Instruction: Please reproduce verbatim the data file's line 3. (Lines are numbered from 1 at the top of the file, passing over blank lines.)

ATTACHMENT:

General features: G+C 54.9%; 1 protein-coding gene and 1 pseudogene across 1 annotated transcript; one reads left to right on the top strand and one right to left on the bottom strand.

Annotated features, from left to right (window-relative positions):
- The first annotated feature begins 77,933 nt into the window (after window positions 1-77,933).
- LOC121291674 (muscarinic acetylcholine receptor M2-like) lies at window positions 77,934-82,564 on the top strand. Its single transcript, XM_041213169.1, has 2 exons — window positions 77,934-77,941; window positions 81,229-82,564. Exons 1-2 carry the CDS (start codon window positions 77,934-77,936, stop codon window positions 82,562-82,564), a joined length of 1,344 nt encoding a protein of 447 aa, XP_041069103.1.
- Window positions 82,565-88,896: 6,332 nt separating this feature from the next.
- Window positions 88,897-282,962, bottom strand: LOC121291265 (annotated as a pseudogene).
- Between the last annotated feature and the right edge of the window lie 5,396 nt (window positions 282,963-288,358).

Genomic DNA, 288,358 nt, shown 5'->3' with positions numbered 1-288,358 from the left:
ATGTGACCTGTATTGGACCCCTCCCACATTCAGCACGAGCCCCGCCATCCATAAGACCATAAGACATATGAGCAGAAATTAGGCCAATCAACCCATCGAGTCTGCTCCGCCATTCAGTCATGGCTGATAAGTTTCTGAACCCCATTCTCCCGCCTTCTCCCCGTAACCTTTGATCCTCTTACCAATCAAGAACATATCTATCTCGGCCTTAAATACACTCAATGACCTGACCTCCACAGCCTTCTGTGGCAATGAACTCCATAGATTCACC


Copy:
- The first annotated feature begins 77,933 nt into the window (after window positions 1-77,933).